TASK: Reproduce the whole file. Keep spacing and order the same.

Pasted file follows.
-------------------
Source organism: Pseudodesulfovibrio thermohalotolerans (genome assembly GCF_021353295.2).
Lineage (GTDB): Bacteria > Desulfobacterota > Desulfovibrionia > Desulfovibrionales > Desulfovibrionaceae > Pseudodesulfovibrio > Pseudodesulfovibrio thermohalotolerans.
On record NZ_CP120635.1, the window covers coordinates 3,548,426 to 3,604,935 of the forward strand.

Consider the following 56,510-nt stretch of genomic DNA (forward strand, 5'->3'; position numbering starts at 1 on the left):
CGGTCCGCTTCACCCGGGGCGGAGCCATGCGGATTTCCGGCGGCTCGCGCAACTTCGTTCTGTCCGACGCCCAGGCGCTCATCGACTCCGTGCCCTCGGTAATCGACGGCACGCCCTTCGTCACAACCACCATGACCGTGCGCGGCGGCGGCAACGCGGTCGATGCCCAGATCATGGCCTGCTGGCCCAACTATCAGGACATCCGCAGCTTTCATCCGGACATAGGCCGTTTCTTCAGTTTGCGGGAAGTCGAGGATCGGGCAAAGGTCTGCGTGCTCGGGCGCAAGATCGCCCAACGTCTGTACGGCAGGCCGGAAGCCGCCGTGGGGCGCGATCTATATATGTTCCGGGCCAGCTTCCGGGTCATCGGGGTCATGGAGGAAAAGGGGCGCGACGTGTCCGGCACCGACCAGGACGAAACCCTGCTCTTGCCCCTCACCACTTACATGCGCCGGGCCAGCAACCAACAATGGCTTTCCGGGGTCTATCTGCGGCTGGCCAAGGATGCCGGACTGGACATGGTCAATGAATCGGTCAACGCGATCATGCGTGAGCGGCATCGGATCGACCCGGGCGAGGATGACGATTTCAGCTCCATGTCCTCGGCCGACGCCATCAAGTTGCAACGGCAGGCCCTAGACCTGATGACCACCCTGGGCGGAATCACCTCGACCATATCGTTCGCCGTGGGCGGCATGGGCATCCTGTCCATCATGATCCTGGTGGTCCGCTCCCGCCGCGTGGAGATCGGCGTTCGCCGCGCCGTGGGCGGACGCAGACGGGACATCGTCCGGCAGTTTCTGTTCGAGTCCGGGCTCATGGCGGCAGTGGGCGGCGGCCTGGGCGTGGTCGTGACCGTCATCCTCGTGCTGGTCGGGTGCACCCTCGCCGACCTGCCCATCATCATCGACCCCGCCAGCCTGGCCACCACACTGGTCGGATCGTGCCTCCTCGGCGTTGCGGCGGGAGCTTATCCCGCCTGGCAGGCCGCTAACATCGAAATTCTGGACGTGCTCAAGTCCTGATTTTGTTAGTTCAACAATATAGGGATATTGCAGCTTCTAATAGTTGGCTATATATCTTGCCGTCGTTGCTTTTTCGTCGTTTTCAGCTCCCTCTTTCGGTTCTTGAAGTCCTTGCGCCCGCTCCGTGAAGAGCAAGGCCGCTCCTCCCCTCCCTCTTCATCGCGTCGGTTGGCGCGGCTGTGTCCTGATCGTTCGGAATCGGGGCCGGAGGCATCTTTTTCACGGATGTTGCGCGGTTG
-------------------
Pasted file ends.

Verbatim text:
Source organism: Pseudodesulfovibrio thermohalotolerans (genome assembly GCF_021353295.2).
Lineage (GTDB): Bacteria > Desulfobacterota > Desulfovibrionia > Desulfovibrionales > Desulfovibrionaceae > Pseudodesulfovibrio > Pseudodesulfovibrio thermohalotolerans.
On record NZ_CP120635.1, the window covers coordinates 3,548,426 to 3,604,935 of the forward strand.

Consider the following 56,510-nt stretch of genomic DNA (forward strand, 5'->3'; position numbering starts at 1 on the left):
CGGTCCGCTTCACCCGGGGCGGAGCCATGCGGATTTCCGGCGGCTCGCGCAACTTCGTTCTGTCCGACGCCCAGGCGCTCATCGACTCCGTGCCCTCGGTAATCGACGGCACGCCCTTCGTCACAACCACCATGACCGTGCGCGGCGGCGGCAACGCGGTCGATGCCCAGATCATGGCCTGCTGGCCCAACTATCAGGACATCCGCAGCTTTCATCCGGACATAGGCCGTTTCTTCAGTTTGCGGGAAGTCGAGGATCGGGCAAAGGTCTGCGTGCTCGGGCGCAAGATCGCCCAACGTCTGTACGGCAGGCCGGAAGCCGCCGTGGGGCGCGATCTATATATGTTCCGGGCCAGCTTCCGGGTCATCGGGGTCATGGAGGAAAAGGGGCGCGACGTGTCCGGCACCGACCAGGACGAAACCCTGCTCTTGCCCCTCACCACTTACATGCGCCGGGCCAGCAACCAACAATGGCTTTCCGGGGTCTATCTGCGGCTGGCCAAGGATGCCGGACTGGACATGGTCAATGAATCGGTCAACGCGATCATGCGTGAGCGGCATCGGATCGACCCGGGCGAGGATGACGATTTCAGCTCCATGTCCTCGGCCGACGCCATCAAGTTGCAACGGCAGGCCCTAGACCTGATGACCACCCTGGGCGGAATCACCTCGACCATATCGTTCGCCGTGGGCGGCATGGGCATCCTGTCCATCATGATCCTGGTGGTCCGCTCCCGCCGCGTGGAGATCGGCGTTCGCCGCGCCGTGGGCGGACGCAGACGGGACATCGTCCGGCAGTTTCTGTTCGAGTCCGGGCTCATGGCGGCAGTGGGCGGCGGCCTGGGCGTGGTCGTGACCGTCATCCTCGTGCTGGTCGGGTGCACCCTCGCCGACCTGCCCATCATCATCGACCCCGCCAGCCTGGCCACCACACTGGTCGGATCGTGCCTCCTCGGCGTTGCGGCGGGAGCTTATCCCGCCTGGCAGGCCGCTAACATCGAAATTCTGGACGTGCTCAAGTCCTGATTTTGTTAGTTCAACAATATAGGGATATTGCAGCTTCTAATAGTTGGCTATATATCTTGCCGTCGTTGCTTTTTCGTCGTTTTCAGCTCCCTCTTTCGGTTCTTGAAGTCCTTGCGCCCGCTCCGTGAAGAGCAAGGCCGCTCCTCCCCTCCCTCTTCATCGCGTCGGTTGGCGCGGCTGTGTCCTGATCGTTCGGAATCGGGGCCGGAGGCATCTTTTTCACGGATGTTGCGCGGTTG